Workaholic Dr. Jeremy Stone has to initialize the top-secret national emergency plan he devices in a facility also planned by him when a mysterious, viciously rapid disease strikes a Utah backwater, ...
Dr. Jeremy Stone's team desperately examines the staggeringly rapid and radical mutations of the Andromeda organism, which thus obtains carriers and eats trough anything, even the pilot's breathing ...
In "The Andromeda Strain," a U.S. military satellite crashes in a small town and unleashes a deadly plague killing all but two survivors. As the military quarantines the area, a team of highly specialized scientists is assembled to find a cure to the pathogen code-named "Andromeda," and a reporter investigates a government conspiracy only to discover what he is chasing wants him silenced. Written by
Originally aired as a two-part miniseries, but has also been edited into 4 different parts intended for airing as hour long episodes with commercials. See more »
The personnel in the innocuous-looking building above the "Wildfire" complex are said to have the "highest levels of security clearance" (and were specifically tasked with project security). Yet the guard at the desk agreed (with little or no persuasion) to use his personal cell phone to hook Dr. Stone up with, of all people, a reporter. See more »
Save yourself a few tedious hours, skip this crap and see the 1971 original. This is another example of a movie that has nothing going for it but the good feelings a viewer might have about the original. (How appropriate that I first saw a commercial for it while waiting for the lousy "Indiana Jones 4" to begin.)
So, so, so much padding! (And even so, A&E managed to stuff in almost 80 minutes of commercials in the two night run.) Ridiculous plot lines that go nowhere (the Geraldo-style reporter, "vent-mining"), unnecessary time-waster shots of animals eating each other (all just to establish the infection vector of a rat dropped onto a group of National Guardsmen) family squabbles that go nowhere... all of these had the unmistakable feel of an effort to reach a predetermined running time. The problem is, when length is more important a goal than quality, nothing can be left on the cutting-room floor. Trimmed to two hours, this just might have been a watchable movie.
Even if decently edited to tighten up the pacing, there's then the problem of reeediculous plot devices that were added to this adaptation. For example:
Telepathic germs (you gotta be freaking kidding)
Messages from the future (I wish I was freaking kidding) --- Note to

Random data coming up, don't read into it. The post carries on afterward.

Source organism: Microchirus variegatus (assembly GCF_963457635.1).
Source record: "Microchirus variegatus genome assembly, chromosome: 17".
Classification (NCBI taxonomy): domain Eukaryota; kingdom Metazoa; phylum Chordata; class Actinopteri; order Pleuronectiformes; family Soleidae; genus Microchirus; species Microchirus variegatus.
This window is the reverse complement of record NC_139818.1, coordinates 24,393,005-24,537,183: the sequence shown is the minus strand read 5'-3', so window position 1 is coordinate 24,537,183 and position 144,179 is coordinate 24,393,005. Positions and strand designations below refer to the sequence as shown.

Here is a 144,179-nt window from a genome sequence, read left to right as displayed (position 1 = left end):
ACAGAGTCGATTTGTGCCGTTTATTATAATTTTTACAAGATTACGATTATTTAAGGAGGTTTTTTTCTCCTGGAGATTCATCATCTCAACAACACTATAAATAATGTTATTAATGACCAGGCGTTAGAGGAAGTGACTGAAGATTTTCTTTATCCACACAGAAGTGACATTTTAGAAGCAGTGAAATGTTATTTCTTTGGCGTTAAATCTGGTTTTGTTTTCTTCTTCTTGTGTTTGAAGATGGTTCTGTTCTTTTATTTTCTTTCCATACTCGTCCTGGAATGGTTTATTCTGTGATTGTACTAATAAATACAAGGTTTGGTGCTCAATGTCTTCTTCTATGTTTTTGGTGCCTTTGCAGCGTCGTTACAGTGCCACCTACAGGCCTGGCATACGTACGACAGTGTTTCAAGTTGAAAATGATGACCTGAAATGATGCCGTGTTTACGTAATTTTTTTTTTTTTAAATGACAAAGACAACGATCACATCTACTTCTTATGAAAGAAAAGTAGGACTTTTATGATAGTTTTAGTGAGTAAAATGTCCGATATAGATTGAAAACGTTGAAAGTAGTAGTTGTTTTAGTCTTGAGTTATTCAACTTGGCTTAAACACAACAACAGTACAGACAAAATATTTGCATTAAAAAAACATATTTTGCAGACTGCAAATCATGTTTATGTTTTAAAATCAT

you guys in the future: instead of the cryptic "739528", maybe "hey, look on the space station!" would get your point across a little better
Orbiting wormholes (still not kidding)
Blackbird attacks that kill soldiers in helmets and full combat gear
(shades of Alfred Hitchcock)
Endless blather about "vent mining", and even a terrorist attack on a
vent mining platform. ----- (Oops! did we forget to explain what that had to do with the story?)
"Pass the thumb"
Andromeda racing across the countryside turning everything yellow.
Dime-store CGI (we're talking "Sci-Fi Channel Original" quality) used
even in scenes where the real thing would have been easier and more effective: flame throwers, dried blood sifting from a cut, the inexplicable falling debris in the core.
Is the action dragging? Time for some Guardsmen to buy the farm!
Hollywood leftist paranoia: the evil team of General Mancheck and
Colonel Farris, military hit men, NSA stashing a final vial of the pathogen, and (my personal favorite) the company Enburton (Enron + Halliburton?) running the vent mining operation.
Michael Crichton wrote the original novel of "The Andromeda Strain", and the 1971 movie remembered so fondly by many was a quite faithful adaptation. You've heard of Michael Crichton because he has written lots of exciting and interesting science fiction, much of which has been turned into movies (of varying quality.)
This adaptation was written by Robert Schenkkan. You likely haven't heard of him, because he's been asked to write almost nothing else for the screen. Judging from this production, there would seem to be a reason for that. He has written a number of well-received plays, but apparently that talent does not translate well to television; what I recall of his 2004 "Spartacus" miniseries was on the level of "Andromeda". (Trekkie alert: as a C-list actor, Schenkkan is best remembered for eating an alien cockroach and then getting his head blown up, when he played Commander Remmick in the ST:TNG first-season episode "Conspiracy".)
If this is the best A&E can do, I hope that in the future they'll just stay out of the science fiction genre. At the very least they should produce original stories, instead of mucking up remakes of perfectly good predecessors.
I'll never get those four hours back, but you still have a chance to miss this movie. Consider yourself warned.
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